Why Eastern Michigan University is updating classrooms for flexible delivery

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Eastern Michigan University is gradually upgrading its classrooms to accommodate lessons that are taught in-person and online simultaneously, as part of a new commitment to hybrid-flexible learning.

The Ypsilanti school plans to spend $491,000 on its classrooms’ IT refresh during its next fiscal year, according to a budget approved last month by its governing board.

Eastern Michigan set up about a dozen classrooms last year for courses that allow students to choose how to engage with lectures, in-class work or collaboration, and plans to add 10 more this year, Aric Kirkland, the university’s director of desktop and classroom technology, told EdScoop. The hybrid-flexible learning model, sometimes called “HyFlex,” gained momentum nationally during the pandemic as instructors redesigned their lesson plans for phased-in returns to campus.

Eastern Michigan Chief Information Officer Ron Woody said the university is taking a slower approach to implementing classroom technology to support this type of course gradually to gauge professors’ demand. The last round of updates was completed weeks before the fall 2021 semester, so this spring is the first time instructors can plan around having access to the technology.

“We’re taking a slow approach of 10 rooms a year and may ask for more if demand ever outpaces what we have,” Woody said. “A lot of literature is telling universities and others to be be cautious in what they what they spend around this, not knowing how HyFlex is going to take off and you don’t want to equip a bunch of rooms where the equipment never gets used.”

Traditional hybrid course design requires building separate components for in-person and virtual learners. Upgrading a classroom to support simultaneous virtual and in-person sessions involves adding an auto-tracking camera to the back of the classroom, a panoramic camera in the front of the room, ceiling microphone arrays to catch audio for virtual participants and connections for in-person presentations to be shared remotely, Kirkland said.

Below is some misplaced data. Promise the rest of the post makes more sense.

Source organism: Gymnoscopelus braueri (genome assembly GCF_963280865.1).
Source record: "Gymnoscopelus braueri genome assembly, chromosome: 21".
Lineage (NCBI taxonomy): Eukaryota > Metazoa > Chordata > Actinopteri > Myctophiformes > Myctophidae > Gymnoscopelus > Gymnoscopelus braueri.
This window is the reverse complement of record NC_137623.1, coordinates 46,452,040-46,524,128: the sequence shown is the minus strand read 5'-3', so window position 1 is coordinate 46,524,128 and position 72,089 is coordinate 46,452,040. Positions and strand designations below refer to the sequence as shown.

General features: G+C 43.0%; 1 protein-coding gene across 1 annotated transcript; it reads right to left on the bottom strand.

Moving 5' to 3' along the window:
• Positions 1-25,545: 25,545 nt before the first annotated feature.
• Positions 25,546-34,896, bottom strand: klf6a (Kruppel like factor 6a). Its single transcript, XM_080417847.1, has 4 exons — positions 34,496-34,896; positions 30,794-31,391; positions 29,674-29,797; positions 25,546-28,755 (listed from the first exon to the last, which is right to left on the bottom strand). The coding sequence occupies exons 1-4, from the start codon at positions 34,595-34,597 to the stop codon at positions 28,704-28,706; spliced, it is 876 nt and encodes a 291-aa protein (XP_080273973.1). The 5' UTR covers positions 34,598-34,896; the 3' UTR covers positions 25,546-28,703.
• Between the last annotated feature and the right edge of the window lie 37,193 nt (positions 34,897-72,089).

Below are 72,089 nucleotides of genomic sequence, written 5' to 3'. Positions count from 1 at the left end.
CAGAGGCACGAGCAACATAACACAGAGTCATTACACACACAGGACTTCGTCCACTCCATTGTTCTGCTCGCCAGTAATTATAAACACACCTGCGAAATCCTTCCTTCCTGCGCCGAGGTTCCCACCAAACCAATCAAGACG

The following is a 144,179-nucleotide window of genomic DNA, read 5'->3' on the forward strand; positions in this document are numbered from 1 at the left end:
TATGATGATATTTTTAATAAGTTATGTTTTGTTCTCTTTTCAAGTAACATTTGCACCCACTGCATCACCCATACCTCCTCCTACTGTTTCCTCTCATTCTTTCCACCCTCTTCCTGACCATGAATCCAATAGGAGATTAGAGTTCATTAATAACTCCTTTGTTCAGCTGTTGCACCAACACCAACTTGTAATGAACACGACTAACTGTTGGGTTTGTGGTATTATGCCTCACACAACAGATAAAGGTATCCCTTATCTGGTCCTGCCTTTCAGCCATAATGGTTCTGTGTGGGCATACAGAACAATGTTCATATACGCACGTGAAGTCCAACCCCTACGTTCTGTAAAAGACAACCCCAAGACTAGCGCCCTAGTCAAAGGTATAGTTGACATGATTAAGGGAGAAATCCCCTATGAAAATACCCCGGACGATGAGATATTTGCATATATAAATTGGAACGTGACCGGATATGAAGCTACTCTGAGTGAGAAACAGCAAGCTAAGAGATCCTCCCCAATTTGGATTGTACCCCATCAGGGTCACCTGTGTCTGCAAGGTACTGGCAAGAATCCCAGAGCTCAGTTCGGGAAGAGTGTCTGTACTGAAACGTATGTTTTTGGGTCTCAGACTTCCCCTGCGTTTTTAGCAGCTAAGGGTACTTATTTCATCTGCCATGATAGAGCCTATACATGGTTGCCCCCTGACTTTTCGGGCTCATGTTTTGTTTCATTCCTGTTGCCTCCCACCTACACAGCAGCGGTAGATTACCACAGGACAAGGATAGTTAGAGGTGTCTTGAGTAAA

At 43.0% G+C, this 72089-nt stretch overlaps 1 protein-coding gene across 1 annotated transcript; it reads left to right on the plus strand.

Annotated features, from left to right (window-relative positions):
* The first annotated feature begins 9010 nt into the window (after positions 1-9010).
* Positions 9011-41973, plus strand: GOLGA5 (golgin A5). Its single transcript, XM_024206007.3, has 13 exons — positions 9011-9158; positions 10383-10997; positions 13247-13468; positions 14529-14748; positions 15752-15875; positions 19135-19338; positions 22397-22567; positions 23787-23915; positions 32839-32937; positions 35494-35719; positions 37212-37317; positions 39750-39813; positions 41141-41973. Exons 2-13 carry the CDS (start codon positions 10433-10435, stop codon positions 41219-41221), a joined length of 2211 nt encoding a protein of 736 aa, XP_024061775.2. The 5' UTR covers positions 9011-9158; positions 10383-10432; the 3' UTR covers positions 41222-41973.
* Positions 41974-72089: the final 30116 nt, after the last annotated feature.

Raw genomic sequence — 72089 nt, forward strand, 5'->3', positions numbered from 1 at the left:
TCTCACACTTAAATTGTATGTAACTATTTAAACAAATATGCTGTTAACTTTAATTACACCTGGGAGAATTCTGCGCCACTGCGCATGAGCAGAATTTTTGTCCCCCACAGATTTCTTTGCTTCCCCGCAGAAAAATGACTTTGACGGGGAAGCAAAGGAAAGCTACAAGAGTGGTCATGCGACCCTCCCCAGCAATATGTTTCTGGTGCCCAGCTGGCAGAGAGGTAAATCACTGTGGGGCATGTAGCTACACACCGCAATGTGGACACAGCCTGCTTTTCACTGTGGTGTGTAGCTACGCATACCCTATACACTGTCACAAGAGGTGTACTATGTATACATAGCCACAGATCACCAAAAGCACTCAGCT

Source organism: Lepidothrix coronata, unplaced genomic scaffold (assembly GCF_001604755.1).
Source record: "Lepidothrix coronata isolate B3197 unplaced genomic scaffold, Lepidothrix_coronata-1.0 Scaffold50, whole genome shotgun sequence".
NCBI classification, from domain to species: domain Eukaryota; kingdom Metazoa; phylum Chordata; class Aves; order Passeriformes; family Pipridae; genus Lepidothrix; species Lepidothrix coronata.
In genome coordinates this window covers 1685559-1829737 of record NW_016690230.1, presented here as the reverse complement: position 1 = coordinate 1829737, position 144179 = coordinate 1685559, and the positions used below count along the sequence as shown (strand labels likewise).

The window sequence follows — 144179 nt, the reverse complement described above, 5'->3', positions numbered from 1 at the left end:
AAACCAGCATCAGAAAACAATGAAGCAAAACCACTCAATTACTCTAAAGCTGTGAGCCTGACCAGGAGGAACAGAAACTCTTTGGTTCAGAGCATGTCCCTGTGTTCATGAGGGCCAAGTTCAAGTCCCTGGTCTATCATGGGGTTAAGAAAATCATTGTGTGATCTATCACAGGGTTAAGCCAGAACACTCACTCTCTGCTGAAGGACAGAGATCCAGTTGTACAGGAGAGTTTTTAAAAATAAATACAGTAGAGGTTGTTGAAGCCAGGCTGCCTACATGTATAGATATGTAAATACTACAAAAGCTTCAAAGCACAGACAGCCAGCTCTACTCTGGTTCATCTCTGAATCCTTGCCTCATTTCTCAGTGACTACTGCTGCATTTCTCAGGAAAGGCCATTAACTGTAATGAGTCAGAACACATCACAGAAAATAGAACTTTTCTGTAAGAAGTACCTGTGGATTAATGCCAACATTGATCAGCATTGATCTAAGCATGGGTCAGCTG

Eastern Michigan had planned to hybrid-flexible design before COVID-19, Kirkland said, but the pandemic gave the university time to “fine-tune” plans and engage faculty in the process.

“A couple of things that they put forward that I hadn’t considered initially were the panoramic camera at the front of the classroom and the ability to not just present their own material remotely and in-person, but to really try to facilitate classroom discussions between remote participants and the in-person students,” he said. “The reason for the ceiling mounted microphone arrays is to account for not just instructor audio, but the whole classroom.”

The university also plans to implement similar technology in 40 conference rooms over the next several months, Woody said. Any classroom updates need to be completed when the rooms are offline, so upgrades will likely take place during academic breaks.

Woody explained that the university typically runs multi-year update cycles for classroom technology, and the IT department finished a technology refresh for 350 classrooms a couple of years ago. The school’s $6.2 million budget for the upcoming fiscal year also set aside $1.3 million for campus network and server updates, part of another routine update cycle.

That money is set to be used for replacing one-fourth of the campus’ wireless network points, replacing the servers that store video for the security camera system, adding additional broadband capacity for some areas and potentially adding servers or storage, said Rocky Jenkins, Eastern Michigan’s director of network and systems services.

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